By Marie L. McLaughlin
A village of Indians moved out of winter camp and pitched their tents in a circle on high land overlooking a lake. A little way down the declivity was a grave. Choke cherries had grown up, hiding the grave from view. But as the ground had sunk somewhat, the grave was marked by a slight hollow.
One of the villagers going out to hunt took a short cut through the choke cherry bushes. As he pushed them aside he saw the hollow grave, but thought it was a washout made by the rains. But as he essayed to step over it, to his great surprise he stumbled and fell. Made curious by his mishap, he drew back and tried again; but again he fell. When he came back to the village he told the old men what had happened to him. They remembered then that a long time before there had been buried there a medicine woman or conjurer. Doubtless it was her medicine that made him stumble.
The story of the villager’s adventure spread thru the camp and made many curious to see the grave. Among others were six little boys who were, however, rather timid, for they were in great awe of the dead medicine woman. But they had a little playmate named Brave, a mischievous little rogue, whose hair was always unkempt and tossed about and who was never quiet for a moment.
“Let us ask Brave to go with us,” they said; and they went in a body to see him.
“All right,” said Brave; “I will go with you. But I have something to do first. You go on around the hill that way, and I will hasten around this way, and meet you a little later near the grave.”
So the six little boys went on as bidden until they came to a place near the grave. There they halted.
“Where is Brave?” they asked.
Now Brave, full of mischief, had thought to play a jest on his little friends. As soon as they were well out of sight he had sped around the hill to the shore of the lake and sticking his hands in the mud had rubbed it over his face, plastered it in his hair, and soiled his hands until he looked like a new risen corpse with the flesh rotting from his bones. He then went and lay down in the grave and awaited the boys.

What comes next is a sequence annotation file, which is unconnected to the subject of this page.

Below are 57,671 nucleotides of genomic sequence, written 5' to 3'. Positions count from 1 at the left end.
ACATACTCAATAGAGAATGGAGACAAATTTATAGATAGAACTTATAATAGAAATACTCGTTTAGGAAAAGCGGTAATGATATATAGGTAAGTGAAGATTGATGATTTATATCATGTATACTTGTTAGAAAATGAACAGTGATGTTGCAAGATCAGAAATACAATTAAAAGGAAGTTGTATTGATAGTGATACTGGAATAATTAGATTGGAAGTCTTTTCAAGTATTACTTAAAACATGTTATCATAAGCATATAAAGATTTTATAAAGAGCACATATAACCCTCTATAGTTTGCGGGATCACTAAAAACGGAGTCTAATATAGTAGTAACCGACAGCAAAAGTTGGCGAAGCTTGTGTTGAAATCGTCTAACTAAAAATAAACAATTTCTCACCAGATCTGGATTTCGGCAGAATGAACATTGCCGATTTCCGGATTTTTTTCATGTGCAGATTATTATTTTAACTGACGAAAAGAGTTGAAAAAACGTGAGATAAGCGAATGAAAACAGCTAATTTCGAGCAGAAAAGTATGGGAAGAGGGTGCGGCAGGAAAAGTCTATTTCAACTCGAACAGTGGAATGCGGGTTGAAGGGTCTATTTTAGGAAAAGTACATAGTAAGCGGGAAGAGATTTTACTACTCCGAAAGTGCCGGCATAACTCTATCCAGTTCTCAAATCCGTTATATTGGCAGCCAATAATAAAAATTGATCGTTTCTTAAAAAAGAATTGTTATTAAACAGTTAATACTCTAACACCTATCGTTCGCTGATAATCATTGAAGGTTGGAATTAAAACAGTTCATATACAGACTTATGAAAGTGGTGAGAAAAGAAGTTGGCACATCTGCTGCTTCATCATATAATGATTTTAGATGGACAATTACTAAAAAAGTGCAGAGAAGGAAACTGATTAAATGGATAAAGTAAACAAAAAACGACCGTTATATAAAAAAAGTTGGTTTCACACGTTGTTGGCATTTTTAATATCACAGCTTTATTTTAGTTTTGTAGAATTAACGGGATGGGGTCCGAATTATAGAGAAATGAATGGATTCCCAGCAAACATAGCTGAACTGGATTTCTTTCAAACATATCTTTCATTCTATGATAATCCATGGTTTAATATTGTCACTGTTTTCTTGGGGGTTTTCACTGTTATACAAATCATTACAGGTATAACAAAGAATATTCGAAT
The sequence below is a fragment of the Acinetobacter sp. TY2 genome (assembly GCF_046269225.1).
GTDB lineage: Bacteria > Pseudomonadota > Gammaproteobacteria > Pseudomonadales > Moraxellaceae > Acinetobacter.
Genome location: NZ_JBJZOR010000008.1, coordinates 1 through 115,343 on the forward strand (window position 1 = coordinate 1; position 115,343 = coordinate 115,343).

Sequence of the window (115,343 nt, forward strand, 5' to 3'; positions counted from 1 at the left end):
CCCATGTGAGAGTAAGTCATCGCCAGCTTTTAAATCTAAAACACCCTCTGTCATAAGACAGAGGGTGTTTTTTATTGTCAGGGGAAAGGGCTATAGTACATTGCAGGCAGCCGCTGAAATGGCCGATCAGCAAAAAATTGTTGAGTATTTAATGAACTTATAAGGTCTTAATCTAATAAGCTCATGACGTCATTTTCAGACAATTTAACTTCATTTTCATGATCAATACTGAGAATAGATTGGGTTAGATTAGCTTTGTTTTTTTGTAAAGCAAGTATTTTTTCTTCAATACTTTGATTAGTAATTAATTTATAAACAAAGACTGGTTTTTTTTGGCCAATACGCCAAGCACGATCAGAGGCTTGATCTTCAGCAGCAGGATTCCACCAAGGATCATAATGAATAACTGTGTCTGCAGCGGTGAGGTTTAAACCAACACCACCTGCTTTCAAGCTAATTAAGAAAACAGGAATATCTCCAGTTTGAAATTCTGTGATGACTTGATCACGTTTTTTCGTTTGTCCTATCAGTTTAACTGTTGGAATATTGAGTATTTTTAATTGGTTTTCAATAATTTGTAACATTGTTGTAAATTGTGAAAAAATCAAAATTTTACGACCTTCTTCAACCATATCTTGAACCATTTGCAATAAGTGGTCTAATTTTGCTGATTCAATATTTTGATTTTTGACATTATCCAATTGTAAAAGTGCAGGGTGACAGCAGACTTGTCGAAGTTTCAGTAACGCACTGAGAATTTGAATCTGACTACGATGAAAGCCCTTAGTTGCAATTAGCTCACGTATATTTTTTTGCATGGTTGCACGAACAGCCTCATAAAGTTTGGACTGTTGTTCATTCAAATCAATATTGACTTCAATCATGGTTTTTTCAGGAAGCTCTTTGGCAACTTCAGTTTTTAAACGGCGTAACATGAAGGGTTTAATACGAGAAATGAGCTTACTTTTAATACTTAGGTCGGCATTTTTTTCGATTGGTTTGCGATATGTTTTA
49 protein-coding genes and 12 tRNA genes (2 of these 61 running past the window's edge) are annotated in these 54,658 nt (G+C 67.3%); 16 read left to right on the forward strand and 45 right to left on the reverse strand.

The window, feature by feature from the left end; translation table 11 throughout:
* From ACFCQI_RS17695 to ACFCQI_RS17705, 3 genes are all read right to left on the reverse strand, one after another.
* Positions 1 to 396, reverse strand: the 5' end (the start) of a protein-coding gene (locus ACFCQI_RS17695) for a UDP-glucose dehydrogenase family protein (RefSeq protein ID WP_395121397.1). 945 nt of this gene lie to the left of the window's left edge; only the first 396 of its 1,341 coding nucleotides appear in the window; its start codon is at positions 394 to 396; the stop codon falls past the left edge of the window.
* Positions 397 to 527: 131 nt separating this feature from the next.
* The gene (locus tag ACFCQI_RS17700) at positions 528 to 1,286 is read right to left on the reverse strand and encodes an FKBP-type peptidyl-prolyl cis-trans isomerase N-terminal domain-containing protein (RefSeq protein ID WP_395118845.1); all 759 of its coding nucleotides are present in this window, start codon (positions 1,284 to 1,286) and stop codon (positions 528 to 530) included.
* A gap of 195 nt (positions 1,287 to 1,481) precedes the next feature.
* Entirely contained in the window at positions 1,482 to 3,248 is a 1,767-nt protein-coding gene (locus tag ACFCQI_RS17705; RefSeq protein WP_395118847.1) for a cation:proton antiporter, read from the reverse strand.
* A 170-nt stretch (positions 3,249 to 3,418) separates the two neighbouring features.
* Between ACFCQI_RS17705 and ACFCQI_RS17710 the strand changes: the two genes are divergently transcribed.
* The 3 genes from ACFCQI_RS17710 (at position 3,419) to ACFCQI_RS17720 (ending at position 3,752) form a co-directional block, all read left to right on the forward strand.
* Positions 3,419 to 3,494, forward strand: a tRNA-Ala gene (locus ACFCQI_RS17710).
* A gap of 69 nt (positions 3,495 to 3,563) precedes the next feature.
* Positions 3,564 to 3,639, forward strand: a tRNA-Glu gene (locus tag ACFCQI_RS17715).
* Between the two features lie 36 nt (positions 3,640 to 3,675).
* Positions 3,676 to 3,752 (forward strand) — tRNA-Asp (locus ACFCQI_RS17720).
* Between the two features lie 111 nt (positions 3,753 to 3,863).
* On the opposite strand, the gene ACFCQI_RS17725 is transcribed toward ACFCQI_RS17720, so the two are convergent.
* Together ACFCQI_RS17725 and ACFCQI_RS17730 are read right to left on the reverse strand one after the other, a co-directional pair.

When the six little boys came they were more timid than ever when they did not find Brave; but they feared to go back to the village without seeing the grave, for fear the old men would call them cowards.
So they slowly approached the grave and one of them timidly called out:
“Please, grandmother, we won’t disturb your grave. We only want to see where you lie. Don’t be angry.”
At once a thin quavering voice, like an old woman’s, called out:
“Han, han, takoja, hechetuya, hechetuya! Yes, yes, that’s right, that’s right.”
The boys were frightened out of their senses, believing the old woman had come to life.
“Oh, grandmother,” they gasped, “don’t hurt us; please don’t, we’ll go.”
Just then Brave raised his muddy face and hands up thru the choke cherry bushes. With the oozy mud dripping from his features he looked like some very witch just raised from the grave. The boys screamed outright. One fainted. The rest ran yelling up the hill to the village, where each broke at once for his mother’s tepee.
As all the tents in a Dakota camping circle face the center, the boys as they came tearing into camp were in plain view from the tepees. Hearing the screaming, every woman in camp ran to her tepee door to see what had happened. Just then little Brave, as badly scared as the rest, came rushing in after them, his hair on end and covered with mud and crying out, all forgetful of his appearance:
“It’s me, it’s me!”
The women yelped and bolted in terror from the village. Brave dashed into his mother’s tepee, scaring her out of her wits. Dropping pots and kettles, she tumbled out of the tent to run screaming with the rest. Nor would a single villager come near poor little Brave until he had gone down to the lake and washed himself.
About the Author: Myths and Legends of the Sioux was published by Marie L. McLaughlin in 1916, and is now in the public domain.
McLaughlin, who was of ¼ Sioux blood and was born and reared in the Indian community, acquiring a thorough knowledge of the Sioux people and language at an early age. While living on an Indian reservation for more than forty years, she learned the legends and folklore of the Sioux. These legends and myths were told in the lodges and at the campfires of the past, and then later by the firesides of the Dakota. McLaughlin kept careful notes of the many tales told to her by the Sioux elders until she published this book of legends in 1913.